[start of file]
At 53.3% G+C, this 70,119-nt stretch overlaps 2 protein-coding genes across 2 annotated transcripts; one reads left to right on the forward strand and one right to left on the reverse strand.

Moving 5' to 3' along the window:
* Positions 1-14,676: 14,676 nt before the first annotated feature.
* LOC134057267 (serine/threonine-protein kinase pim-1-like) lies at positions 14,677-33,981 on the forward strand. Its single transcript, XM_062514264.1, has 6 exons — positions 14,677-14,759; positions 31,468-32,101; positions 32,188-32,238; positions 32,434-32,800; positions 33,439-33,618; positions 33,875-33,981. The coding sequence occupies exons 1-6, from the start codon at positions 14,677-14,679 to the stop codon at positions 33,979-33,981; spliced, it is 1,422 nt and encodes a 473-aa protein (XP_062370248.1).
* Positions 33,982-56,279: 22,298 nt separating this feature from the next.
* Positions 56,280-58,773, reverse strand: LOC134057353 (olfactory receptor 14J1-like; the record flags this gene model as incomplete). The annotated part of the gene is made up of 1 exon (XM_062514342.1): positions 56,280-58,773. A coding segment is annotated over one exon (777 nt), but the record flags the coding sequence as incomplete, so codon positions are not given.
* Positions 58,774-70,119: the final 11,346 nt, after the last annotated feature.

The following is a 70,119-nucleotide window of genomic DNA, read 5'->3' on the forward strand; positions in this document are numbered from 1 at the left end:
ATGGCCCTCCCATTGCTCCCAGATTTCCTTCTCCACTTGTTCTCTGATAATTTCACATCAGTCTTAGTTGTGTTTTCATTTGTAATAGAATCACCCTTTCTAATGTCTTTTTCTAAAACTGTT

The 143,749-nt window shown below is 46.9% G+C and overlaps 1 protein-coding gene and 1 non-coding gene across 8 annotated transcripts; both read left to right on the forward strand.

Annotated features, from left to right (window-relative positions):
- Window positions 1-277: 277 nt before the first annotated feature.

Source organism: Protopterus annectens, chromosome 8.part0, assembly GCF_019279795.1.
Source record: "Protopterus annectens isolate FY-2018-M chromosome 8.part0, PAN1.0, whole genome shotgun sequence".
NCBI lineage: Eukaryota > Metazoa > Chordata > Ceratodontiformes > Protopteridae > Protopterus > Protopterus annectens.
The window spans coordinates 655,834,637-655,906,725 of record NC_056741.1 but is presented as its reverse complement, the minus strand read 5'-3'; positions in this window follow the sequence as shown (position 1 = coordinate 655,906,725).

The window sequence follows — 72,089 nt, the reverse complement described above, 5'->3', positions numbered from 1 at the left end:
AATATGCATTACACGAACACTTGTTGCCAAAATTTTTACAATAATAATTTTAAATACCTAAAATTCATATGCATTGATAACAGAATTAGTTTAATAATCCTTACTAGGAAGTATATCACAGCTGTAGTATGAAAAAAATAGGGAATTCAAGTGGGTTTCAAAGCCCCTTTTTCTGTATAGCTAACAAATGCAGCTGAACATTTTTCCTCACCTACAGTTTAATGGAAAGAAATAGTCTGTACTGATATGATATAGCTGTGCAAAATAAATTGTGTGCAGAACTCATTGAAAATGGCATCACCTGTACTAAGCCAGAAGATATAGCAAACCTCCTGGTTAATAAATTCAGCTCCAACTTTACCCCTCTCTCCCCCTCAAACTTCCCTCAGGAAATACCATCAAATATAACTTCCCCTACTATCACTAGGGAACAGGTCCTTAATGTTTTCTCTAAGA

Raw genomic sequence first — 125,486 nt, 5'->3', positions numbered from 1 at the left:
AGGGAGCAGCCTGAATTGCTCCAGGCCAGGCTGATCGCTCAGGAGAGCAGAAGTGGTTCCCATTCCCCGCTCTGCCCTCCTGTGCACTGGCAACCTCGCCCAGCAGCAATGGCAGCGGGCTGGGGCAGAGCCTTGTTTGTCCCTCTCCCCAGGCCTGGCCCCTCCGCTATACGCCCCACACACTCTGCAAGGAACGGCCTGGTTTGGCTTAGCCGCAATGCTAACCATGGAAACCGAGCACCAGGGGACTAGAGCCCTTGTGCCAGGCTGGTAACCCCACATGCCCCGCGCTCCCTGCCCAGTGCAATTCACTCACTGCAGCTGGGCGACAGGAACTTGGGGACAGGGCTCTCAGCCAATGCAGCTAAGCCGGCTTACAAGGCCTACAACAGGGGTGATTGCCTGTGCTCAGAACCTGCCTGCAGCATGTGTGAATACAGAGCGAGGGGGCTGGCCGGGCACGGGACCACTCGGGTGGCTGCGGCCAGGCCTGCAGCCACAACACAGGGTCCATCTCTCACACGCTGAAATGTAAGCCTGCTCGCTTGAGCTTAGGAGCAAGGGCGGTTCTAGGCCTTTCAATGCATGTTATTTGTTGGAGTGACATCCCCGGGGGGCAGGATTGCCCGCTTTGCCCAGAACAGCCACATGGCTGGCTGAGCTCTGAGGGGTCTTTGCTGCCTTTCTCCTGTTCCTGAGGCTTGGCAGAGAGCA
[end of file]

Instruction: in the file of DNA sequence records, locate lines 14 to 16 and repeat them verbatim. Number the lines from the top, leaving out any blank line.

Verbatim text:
Source record: "Protopterus annectens isolate FY-2018-M chromosome 8.part0, PAN1.0, whole genome shotgun sequence".
NCBI lineage: Eukaryota > Metazoa > Chordata > Ceratodontiformes > Protopteridae > Protopterus > Protopterus annectens.
The window spans coordinates 655,834,637-655,906,725 of record NC_056741.1 but is presented as its reverse complement, the minus strand read 5'-3'; positions in this window follow the sequence as shown (position 1 = coordinate 655,906,725).